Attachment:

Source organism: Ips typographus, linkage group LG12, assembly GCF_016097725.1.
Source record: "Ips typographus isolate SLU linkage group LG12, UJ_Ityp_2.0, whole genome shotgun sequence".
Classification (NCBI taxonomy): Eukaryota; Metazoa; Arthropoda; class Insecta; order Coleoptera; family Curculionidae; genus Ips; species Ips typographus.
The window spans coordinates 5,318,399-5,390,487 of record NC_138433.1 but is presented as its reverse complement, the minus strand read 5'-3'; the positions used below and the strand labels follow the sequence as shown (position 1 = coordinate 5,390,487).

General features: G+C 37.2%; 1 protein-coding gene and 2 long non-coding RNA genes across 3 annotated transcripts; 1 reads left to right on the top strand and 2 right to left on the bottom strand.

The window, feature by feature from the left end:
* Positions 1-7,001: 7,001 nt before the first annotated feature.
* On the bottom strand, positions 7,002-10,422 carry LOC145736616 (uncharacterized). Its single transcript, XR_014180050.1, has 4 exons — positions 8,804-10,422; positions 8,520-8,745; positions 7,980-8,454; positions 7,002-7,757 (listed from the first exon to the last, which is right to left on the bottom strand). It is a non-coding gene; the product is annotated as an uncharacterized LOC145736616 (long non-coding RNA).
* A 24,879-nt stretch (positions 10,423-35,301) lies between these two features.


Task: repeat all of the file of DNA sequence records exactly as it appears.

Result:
Source organism: Ips typographus, linkage group LG12, assembly GCF_016097725.1.
Source record: "Ips typographus isolate SLU linkage group LG12, UJ_Ityp_2.0, whole genome shotgun sequence".
Classification (NCBI taxonomy): Eukaryota; Metazoa; Arthropoda; class Insecta; order Coleoptera; family Curculionidae; genus Ips; species Ips typographus.
The window spans coordinates 5,318,399-5,390,487 of record NC_138433.1 but is presented as its reverse complement, the minus strand read 5'-3'; the positions used below and the strand labels follow the sequence as shown (position 1 = coordinate 5,390,487).

General features: G+C 37.2%; 1 protein-coding gene and 2 long non-coding RNA genes across 3 annotated transcripts; 1 reads left to right on the top strand and 2 right to left on the bottom strand.

The window, feature by feature from the left end:
* Positions 1-7,001: 7,001 nt before the first annotated feature.
* On the bottom strand, positions 7,002-10,422 carry LOC145736616 (uncharacterized). Its single transcript, XR_014180050.1, has 4 exons — positions 8,804-10,422; positions 8,520-8,745; positions 7,980-8,454; positions 7,002-7,757 (listed from the first exon to the last, which is right to left on the bottom strand). It is a non-coding gene; the product is annotated as an uncharacterized LOC145736616 (long non-coding RNA).
* A 24,879-nt stretch (positions 10,423-35,301) lies between these two features.